We’re, of course, talking about the Roomba, a self-directed vacuum cleaner that can roam a room on its own and whisk away dirt and dust at the same time — all while working around obstacles and preventing itself from falling down the stairs.
The creator, Helen Greiner, also helped turn her former company, iRobot, into a very important supplier of ground robots for the military.
Four years ago, she left iRobot to found CyPhyWorks, and finally, via Wired, we’re getting a peak at what she’s been creating there — and it turns out they’re two small drones. Even more surprising? These drones will be attached by a thin copper wire to their base stations. But more on that in a second.
EASE (Extreme Access System for Entry)
The first one is a small drone, about a foot wide and 16 inches tall, designed for surveillance, intelligence and reconnaissance. It can fly through small windows and theoretically stay aloft forever.
Well, that’s where the thin copper wire comes in. Instead of communicating wirelessly, the drone will receive both power and direction through the copper microfilament, which will be the thickness of a fishing line.
Without that microfilament, it would stay up for 50 minutes. But if the battery in the base station were to be regularly renewed, it wouldn’t really need to come down.
“Being able to stay up aloft without constant interruptions to come down and recharge is a critical new capability,” Greiner told Wired. “And with locations where you don’t have a lot of infrastructure.”
If the idea of a drone with a wire attached to it seems funny to you, Grenier has an answer to that. She told Unmanned Systems News:
“I believe in cheating on technological problems. I’ve always believed that, by the way, and if you can do something simpler, let’s do it.”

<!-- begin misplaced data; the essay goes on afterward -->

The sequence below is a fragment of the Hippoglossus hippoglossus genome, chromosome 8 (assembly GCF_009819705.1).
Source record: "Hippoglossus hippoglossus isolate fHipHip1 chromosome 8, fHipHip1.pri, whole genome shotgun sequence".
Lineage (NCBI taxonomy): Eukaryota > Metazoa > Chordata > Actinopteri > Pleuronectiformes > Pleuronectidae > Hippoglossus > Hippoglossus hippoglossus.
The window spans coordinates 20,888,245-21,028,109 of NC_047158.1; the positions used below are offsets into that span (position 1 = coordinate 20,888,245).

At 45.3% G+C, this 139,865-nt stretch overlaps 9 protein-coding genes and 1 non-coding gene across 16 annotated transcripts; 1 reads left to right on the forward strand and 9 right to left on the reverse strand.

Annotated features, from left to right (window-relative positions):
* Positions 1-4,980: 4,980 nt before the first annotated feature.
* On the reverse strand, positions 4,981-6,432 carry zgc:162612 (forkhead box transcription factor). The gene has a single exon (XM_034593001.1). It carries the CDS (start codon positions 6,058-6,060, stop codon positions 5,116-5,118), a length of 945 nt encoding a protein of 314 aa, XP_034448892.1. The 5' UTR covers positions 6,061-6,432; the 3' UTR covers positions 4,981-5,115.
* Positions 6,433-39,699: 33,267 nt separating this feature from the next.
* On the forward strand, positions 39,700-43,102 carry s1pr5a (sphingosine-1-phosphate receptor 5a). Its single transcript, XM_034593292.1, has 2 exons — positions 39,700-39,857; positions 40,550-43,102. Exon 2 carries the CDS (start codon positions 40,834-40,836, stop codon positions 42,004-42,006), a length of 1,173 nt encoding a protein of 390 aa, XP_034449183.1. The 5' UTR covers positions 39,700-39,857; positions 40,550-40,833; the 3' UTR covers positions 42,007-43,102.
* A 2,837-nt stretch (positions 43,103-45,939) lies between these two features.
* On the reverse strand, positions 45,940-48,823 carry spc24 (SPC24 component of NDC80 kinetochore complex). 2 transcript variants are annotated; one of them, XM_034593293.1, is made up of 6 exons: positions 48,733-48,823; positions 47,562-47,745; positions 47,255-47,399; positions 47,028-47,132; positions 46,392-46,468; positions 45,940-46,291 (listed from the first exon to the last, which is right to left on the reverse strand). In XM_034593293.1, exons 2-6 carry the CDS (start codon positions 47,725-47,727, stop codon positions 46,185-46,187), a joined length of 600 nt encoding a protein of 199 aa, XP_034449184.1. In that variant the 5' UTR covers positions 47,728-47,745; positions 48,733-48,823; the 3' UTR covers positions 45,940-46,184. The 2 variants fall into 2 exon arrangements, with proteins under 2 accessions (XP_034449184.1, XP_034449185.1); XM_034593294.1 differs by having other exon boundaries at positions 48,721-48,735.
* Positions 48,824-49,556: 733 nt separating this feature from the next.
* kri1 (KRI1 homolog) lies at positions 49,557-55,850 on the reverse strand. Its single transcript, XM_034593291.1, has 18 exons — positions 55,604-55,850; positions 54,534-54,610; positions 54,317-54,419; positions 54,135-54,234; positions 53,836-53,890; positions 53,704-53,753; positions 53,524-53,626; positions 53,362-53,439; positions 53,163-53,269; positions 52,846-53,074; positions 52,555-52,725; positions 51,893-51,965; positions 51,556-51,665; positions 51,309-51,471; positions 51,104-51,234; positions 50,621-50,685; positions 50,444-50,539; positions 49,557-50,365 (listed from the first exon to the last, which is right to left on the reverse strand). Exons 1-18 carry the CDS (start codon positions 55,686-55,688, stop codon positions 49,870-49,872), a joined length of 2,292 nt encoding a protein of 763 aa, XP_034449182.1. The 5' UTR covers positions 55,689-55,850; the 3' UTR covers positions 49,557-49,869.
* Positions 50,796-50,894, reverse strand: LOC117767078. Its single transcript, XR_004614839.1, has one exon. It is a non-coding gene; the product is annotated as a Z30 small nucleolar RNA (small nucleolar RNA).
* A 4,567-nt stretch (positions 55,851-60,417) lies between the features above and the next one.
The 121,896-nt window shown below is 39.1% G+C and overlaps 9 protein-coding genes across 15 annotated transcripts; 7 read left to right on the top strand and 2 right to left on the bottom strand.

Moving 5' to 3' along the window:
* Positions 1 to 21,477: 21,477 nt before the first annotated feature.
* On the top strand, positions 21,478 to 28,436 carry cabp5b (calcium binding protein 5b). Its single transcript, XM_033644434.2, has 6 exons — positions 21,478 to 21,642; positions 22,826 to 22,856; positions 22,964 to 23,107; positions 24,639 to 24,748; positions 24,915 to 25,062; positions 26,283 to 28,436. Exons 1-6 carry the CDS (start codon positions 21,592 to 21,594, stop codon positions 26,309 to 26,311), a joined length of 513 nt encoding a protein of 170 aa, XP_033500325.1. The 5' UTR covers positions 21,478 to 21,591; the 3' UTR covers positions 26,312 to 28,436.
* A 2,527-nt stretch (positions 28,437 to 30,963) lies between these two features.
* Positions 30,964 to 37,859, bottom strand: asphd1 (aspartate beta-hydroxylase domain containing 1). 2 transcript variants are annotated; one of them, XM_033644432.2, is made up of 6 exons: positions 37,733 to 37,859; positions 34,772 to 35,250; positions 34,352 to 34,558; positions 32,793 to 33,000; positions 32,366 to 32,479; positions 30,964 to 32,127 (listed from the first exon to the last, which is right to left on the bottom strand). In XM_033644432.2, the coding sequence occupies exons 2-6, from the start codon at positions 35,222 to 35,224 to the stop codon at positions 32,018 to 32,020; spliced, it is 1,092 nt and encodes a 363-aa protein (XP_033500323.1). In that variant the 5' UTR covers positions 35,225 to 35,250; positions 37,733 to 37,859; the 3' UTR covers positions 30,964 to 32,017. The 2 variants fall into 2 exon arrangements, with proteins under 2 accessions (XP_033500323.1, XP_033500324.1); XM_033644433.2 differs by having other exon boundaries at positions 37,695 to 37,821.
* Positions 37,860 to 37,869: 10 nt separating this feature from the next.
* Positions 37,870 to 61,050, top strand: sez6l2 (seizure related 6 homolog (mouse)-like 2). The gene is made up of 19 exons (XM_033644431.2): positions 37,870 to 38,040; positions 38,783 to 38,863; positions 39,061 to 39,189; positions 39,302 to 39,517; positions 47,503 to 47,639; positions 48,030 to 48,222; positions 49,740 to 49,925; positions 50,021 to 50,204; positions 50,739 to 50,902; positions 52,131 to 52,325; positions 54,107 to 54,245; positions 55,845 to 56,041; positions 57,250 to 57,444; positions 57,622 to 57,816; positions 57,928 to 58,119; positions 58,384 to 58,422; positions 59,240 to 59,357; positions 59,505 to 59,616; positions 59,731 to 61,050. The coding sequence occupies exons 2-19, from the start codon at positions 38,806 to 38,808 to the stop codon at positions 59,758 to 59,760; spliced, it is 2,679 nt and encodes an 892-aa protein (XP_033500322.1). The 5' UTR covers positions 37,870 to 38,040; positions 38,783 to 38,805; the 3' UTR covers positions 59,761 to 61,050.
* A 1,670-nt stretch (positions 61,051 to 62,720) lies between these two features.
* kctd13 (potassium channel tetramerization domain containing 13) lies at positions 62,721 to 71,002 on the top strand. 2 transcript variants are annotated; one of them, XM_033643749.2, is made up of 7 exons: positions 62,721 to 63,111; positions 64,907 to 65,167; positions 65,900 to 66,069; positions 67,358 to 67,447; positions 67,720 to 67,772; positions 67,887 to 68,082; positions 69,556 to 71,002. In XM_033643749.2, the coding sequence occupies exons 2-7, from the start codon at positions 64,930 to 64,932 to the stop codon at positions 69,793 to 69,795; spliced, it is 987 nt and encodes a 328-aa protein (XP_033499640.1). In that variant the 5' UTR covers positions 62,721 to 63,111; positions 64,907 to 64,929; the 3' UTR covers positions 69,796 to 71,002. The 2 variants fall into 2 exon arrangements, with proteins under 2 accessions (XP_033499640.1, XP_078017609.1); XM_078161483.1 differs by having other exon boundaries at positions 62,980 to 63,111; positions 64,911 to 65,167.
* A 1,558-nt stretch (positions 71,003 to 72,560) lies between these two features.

Greiner also asserts that the drone, because it doesn’t communicate wirelessly, will be harder to track, but I’m skeptical: Won’t the copper wire make it easier to track?
Well, whichever it is, the drone features two high-definition cameras, plus an optional thermal camera. You can see it in action in the video below.
PARC (Persistent Aerial Reconnaissance and Communications)
Parc differs from Ease in that it is meant to fly higher (for instance, at 1,000 feet) for longer periods of time. It has two cameras — one high-def and one thermal — plus night vision and auto-pilot.
It also draws its power from a copper fishing-line-like wire. Again, I’m just thinking: What if the wire gets caught in some tree branches on its way up to its 1,000-foot-high view?
Well, never fear, there is always a fall back. Unmanned Systems News reports, “The tether spools from the vehicle so it won’t get tangled. Should it happen to snag or break, the vehicle can use its battery power to fly back to its point of origin.” Phew!
These are just prototypes. But the military is interested in Parc, because it could be useful in surveillance in remote areas.
Related on SmartPlanet:
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- Robot passes one milestone in tests of self-awareness
- The future of manual labor: no people, just robots?
- This robot can jump on water
- iRobot, robotics makers recast industry with touchscreens
- Small, speedy robots zip, roll and swarm through the air
- Coming soon: Robots in the sky that recognize and track you
- Scientific American’s list of 10 ideas about to change the world
photos: Top: EASE at Fort Benning (Courtesy of CyPhy); PARC in the air (Courtesy of CyPhy)